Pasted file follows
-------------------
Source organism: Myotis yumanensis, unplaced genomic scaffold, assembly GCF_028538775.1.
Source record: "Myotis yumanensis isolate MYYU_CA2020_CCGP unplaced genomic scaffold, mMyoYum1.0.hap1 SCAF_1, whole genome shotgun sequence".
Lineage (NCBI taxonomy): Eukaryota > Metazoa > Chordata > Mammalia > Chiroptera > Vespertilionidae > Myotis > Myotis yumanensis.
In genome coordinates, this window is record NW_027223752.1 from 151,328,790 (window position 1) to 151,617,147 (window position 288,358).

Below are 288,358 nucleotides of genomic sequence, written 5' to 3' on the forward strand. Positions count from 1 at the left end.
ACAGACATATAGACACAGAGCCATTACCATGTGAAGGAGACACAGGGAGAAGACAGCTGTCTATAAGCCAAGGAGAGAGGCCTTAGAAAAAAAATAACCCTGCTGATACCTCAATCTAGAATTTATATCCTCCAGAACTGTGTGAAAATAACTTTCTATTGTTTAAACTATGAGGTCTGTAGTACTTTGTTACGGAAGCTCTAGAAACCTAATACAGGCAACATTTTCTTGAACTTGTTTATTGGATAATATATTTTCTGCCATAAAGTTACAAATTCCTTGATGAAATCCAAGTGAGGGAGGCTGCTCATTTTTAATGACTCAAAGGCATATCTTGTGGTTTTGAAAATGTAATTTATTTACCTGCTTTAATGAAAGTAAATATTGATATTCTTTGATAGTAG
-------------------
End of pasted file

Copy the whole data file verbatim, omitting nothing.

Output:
Source organism: Myotis yumanensis, unplaced genomic scaffold, assembly GCF_028538775.1.
Source record: "Myotis yumanensis isolate MYYU_CA2020_CCGP unplaced genomic scaffold, mMyoYum1.0.hap1 SCAF_1, whole genome shotgun sequence".
Lineage (NCBI taxonomy): Eukaryota > Metazoa > Chordata > Mammalia > Chiroptera > Vespertilionidae > Myotis > Myotis yumanensis.
In genome coordinates, this window is record NW_027223752.1 from 151,328,790 (window position 1) to 151,617,147 (window position 288,358).

Below are 288,358 nucleotides of genomic sequence, written 5' to 3' on the forward strand. Positions count from 1 at the left end.
ACAGACATATAGACACAGAGCCATTACCATGTGAAGGAGACACAGGGAGAAGACAGCTGTCTATAAGCCAAGGAGAGAGGCCTTAGAAAAAAAATAACCCTGCTGATACCTCAATCTAGAATTTATATCCTCCAGAACTGTGTGAAAATAACTTTCTATTGTTTAAACTATGAGGTCTGTAGTACTTTGTTACGGAAGCTCTAGAAACCTAATACAGGCAACATTTTCTTGAACTTGTTTATTGGATAATATATTTTCTGCCATAAAGTTACAAATTCCTTGATGAAATCCAAGTGAGGGAGGCTGCTCATTTTTAATGACTCAAAGGCATATCTTGTGGTTTTGAAAATGTAATTTATTTACCTGCTTTAATGAAAGTAAATATTGATATTCTTTGATAGTAG